To listen to, and believe the government, you would think there were mines begging for power, at competetive rates, and that at this time no decisions had been made. That any number of senior mining executives would be chewing their nails in nervous fashion over the apparent state of flux the project is in. Certainly, there is a hint of that in Alderon's annual return filed with the US Securities Commission:

"Alderon needs to enter into contract with external service and utility providers

Mining, processing, development and exploration activities depend, to one degree or another, on adequate
infrastructure. In order to develop a mine at the Kami Property, Alderon will need to negotiate and
conclude various agreements with external service and utility providers for rail transportation, power and
port access and these are important determinants which affect capital and operating costs.
The Company’s future operations will require rail transportation from the Kami Property to a sea port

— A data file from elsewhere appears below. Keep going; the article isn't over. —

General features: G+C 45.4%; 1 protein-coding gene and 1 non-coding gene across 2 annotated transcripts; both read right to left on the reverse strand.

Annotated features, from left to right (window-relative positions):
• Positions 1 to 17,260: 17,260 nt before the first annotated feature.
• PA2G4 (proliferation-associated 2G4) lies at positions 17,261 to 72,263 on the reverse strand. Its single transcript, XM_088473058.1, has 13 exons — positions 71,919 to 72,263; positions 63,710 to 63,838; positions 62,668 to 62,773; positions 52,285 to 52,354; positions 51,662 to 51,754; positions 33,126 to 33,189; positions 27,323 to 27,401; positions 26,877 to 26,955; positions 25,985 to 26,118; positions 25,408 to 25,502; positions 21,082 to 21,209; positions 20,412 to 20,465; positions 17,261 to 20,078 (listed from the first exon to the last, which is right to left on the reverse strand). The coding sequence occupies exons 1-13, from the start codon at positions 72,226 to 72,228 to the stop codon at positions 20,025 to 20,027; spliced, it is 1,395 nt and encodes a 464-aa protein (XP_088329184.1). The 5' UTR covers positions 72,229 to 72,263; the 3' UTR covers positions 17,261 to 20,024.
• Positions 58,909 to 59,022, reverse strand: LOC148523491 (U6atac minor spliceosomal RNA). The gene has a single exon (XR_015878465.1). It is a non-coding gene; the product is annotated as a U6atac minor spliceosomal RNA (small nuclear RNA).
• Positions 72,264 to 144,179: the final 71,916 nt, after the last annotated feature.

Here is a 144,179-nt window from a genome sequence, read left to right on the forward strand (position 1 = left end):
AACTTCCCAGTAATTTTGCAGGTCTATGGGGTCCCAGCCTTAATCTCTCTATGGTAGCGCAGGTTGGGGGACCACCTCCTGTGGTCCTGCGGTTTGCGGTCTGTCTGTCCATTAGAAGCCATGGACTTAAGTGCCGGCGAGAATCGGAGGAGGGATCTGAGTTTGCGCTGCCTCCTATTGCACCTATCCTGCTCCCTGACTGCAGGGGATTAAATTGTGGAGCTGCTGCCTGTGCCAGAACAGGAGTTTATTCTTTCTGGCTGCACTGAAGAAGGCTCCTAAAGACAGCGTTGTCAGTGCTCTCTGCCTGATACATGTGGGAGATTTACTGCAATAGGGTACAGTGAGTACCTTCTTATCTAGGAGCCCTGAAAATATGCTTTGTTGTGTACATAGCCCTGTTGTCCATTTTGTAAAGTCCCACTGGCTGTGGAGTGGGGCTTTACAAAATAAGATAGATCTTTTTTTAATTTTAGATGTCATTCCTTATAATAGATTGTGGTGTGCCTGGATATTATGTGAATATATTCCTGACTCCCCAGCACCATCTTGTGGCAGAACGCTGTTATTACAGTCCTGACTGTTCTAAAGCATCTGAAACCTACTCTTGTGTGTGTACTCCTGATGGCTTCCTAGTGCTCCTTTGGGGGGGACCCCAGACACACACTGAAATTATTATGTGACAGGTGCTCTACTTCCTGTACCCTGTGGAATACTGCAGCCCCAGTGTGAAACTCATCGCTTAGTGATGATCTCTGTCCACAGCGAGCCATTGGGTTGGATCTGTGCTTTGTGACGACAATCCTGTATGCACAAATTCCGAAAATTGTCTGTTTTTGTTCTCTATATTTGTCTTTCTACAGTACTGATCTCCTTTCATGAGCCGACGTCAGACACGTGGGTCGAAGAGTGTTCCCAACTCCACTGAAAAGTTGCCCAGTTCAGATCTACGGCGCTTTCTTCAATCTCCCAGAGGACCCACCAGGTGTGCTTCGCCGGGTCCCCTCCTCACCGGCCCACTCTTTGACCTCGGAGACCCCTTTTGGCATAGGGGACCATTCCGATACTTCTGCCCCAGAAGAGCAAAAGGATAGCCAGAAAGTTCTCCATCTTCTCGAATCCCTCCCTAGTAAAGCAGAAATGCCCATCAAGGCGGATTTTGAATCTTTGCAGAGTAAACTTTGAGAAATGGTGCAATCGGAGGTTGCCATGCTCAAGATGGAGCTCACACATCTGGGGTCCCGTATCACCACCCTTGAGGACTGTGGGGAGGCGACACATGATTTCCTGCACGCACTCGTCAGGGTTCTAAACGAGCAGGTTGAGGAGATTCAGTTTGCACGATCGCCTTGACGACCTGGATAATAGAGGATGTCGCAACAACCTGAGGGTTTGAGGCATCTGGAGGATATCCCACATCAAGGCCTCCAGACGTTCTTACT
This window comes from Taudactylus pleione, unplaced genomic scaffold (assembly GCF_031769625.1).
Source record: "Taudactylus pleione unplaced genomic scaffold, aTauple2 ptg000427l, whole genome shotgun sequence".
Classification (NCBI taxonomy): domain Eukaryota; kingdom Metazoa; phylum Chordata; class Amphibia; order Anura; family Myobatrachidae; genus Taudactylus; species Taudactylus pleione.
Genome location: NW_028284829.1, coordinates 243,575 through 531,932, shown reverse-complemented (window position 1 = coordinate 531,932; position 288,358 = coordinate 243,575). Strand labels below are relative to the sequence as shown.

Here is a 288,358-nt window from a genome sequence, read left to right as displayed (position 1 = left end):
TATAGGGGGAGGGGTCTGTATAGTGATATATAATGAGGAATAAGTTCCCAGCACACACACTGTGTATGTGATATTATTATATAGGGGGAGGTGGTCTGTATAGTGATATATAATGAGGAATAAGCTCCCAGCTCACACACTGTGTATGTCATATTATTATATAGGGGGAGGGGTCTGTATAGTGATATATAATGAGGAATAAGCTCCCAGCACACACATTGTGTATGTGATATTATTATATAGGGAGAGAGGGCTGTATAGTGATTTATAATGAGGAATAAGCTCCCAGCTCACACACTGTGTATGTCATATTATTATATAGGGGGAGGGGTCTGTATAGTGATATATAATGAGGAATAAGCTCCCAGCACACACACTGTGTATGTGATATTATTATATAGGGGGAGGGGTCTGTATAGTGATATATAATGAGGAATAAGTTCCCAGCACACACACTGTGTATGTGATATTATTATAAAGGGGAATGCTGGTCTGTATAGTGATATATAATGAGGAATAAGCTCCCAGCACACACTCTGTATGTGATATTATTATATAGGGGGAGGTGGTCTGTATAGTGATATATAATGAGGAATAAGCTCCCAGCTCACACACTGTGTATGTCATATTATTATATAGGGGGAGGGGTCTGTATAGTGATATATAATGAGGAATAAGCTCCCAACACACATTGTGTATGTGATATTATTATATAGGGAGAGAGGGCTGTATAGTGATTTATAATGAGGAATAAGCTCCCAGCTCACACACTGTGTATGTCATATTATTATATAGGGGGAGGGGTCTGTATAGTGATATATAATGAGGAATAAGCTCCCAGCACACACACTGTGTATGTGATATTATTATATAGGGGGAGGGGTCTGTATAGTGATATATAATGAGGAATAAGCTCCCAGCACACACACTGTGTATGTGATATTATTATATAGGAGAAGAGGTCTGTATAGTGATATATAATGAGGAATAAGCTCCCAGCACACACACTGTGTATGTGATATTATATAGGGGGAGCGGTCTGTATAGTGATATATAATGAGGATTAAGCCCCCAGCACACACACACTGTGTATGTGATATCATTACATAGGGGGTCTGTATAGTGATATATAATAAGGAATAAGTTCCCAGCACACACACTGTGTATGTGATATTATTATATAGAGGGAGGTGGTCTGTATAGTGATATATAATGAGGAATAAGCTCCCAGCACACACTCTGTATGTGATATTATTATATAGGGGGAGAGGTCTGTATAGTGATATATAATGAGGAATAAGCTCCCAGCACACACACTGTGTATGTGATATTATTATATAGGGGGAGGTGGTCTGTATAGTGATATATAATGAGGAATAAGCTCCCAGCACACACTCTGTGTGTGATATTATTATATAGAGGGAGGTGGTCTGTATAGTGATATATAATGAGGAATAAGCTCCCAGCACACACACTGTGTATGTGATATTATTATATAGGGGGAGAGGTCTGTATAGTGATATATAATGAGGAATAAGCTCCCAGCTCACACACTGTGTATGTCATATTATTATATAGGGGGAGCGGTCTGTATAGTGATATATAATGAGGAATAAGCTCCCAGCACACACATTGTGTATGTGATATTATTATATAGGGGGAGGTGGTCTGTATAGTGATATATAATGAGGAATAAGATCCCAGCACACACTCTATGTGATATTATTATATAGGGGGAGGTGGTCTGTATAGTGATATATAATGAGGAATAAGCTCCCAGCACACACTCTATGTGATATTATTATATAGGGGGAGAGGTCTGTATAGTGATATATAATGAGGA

(expected to be the Port of Sept-Îles) and ship berthing, storage and loading facilities at such port. The
Company has not yet concluded agreements with the relevant rail companies or port operators
necessary for the transportation and handling of the Company’s planned production of iron ore and
there can be no assurance that agreements on acceptable terms will be concluded. The inability to
conclude any such agreements could have a material adverse effect on the Company’s results of
operations and financial condition and render the development of a mine on the Kami Property unviable...

Although low cost power from a major hydroelectric development at Churchill Falls to the east is
currently transmitted into the Wabush region for the existing mine operations, the current availability of
additional electric power on the existing infrastructure in the region is limited. The solution to the current
power capacity situation is the construction of a third 230 kV line from Churchill Falls; however, no
agreements have been reached for such construction and there is no certainty it will occur. If the current
power capacity issues in the Wabush region are not resolved in time for the Kami Property’s
development, Alderon will have to investigate other sources of power. There is no certainty that the
Company will be able to access sources of power on economically feasible terms and this could have a
material adverse effect on the Company’s results of operations and financial condition and render the